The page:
Jump to content

soliciting Halloween movie recommendations for the pious


Recommended Posts

For those who haven't seen my previous solicitations, I write a weekly print recommended-video column for a readership that tends to be pious and conservative in matters of taste as well as in theology and church polity (and to a certain extent politics, although more mixed there).

Coming up with three videos a week I can unequivocally recommend to this audience is no mean feat -- especially since most of the obvious ones were already covered by my predecessor and I'm trying to avoid duplicating his work. The films do not have to be "family" fare (e.g., Schindler's List and Dead Man Walking are fair game), but they have to be films that I can sell to this audience, and there's only so far that one can push the envelope in these situations.

Anyway, one of the things I'm doing to make it more fun is going for special "theme" columns. For example, the week that Pirates of the Caribbean opened, I did a pirate-themed Video/DVD Picks column, and the week that Bob Hope died I profiled three of his better movies. Some "theme" columns I'm planning for the future include a trio of Robin Hood movies in honor of this week's DVD release of the Errol Flynn classic (the other two are the Disney version and the silent Douglas Fairbanks Sr. version), a trio of sci-fi films the week that "Alien" opens, the three BBC live-action Narnia DVDs in November in honor of the 40th anniversary of C.S. Lewis's death, and the three variously-produced Tolkien cartoons in December as a kid-friendly alternative to Peter Jackson's trilogy.

I'd like to spend some time in the next couple of weeks preparing a special trio of Halloween films (i.e., films with some kind of spooky-scary component). The catch, of course, is that I have to watch out for potentially objectionable spiritual motifs (ghost stories are probably okay, but I want to watch out for occult elements) and of course excessive gore and stuff like that. OTOH, I'd like to have at least one or two somewhat "edgy" and genuinely scary films, not just a trio of tame pseudo-spooky movies like The Ghost Breakers (although that is actually a possibility).

To give you an example of where my thinking is, two films that to my mind are pretty much in the middle of the dicey grey area are The Sixth Sense and The Nightmare Before Christmas -- and, to tell the truth, I may be leaning more toward Sixth Sense than Nightmare (though I'm not entirely comfortable with either). Sixth Sense has flashes of gore and a real-world ghost story, but I'm guessing that some people may be more put off by Nightmare's subversively macabre humor.

Additionally complexifying the issue is the time spread I'm meant to cover each week: Of the three videos, one should be a "recent release" (i.e., 2000s), one an "older" film (i.e., 70s-90s), and one a "classic" (50s and before). I can sometimes get away with bending this rule, especially for special theme editions, but in this case I'd like to honor the time-spread requirement if I possibly can.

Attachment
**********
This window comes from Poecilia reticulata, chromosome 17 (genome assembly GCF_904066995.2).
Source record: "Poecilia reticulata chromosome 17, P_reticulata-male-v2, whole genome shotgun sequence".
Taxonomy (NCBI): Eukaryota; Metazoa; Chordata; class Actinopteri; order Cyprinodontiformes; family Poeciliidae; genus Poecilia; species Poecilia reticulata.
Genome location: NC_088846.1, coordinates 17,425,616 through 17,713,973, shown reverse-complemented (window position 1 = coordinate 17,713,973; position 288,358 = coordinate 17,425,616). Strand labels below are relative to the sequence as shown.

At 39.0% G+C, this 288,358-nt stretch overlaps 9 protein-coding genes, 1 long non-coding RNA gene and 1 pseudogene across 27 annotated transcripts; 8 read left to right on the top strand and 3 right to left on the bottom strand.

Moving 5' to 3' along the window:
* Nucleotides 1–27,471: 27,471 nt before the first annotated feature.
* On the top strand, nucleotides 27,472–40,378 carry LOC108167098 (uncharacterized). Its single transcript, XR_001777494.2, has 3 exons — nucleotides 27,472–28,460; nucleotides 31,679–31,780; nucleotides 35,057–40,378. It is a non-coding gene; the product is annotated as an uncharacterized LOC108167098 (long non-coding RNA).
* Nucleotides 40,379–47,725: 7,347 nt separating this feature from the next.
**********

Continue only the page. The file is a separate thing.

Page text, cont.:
So, what are your favorite spooky-scary movies available on VHS (or preferentially DVD) that you wouldn't mind showing if you were having over some friends from church who were rather conservative and were bringing their visiting parents from Macon, GA? smile.gif (Not a perfect analogy, but you get my point.) BTW, if your church doesn't have any conservative members, or if you aren't friends with any of them, then you're off the hook. wink.gif

Pseudo-spooky comedies are OK (especially if they're really funny). If possible, say a few words about the film, why you like it, and how confident you would be recommending it for my purposes.

“I write because I don’t know what I think until I read what I say.” — Flannery O'Connor

Writing at the new Decent Films | Follow me on Twitter and Facebook

Link to post
Share on other sites

The first film that came to my mind was the original version of The Haunting. I liked it because it's genuinely spooky--haunted houses scare me 8O I also don't recall any occultic elements.

Another horror classic that I like is The Exorcist. I liked the fact that the heroes were men of God and that they had to fight incredibly hard, and their victory was still a Pyhrric victory. That just made it seem real to me--to echo the real struggle between good and evil. I don't know how comfortble I would be recommending it for your purposes. It has plenty of occultic elements, but they're presented as something very, very bad, so that aspect of it wouldn't bother me. The language is quite strong, though, and I might be leery of that. It is, however, a horror classic and the source of so many pop culture references that I imagine many people would overlook the language.

A more recent option would be Frailty, which I liked because it never quite confirms or denies the presence of the supernatural. So many questions lingered afterwards. Some have criticized it as being anti-Christian, but I think it's more complex than that. If the visions the father has are real, then how wrong was he? It's definitely disturbing--and it gets more disturbing the more I think about it. But I like being disturbed sometimes. I don't recall how gory it is.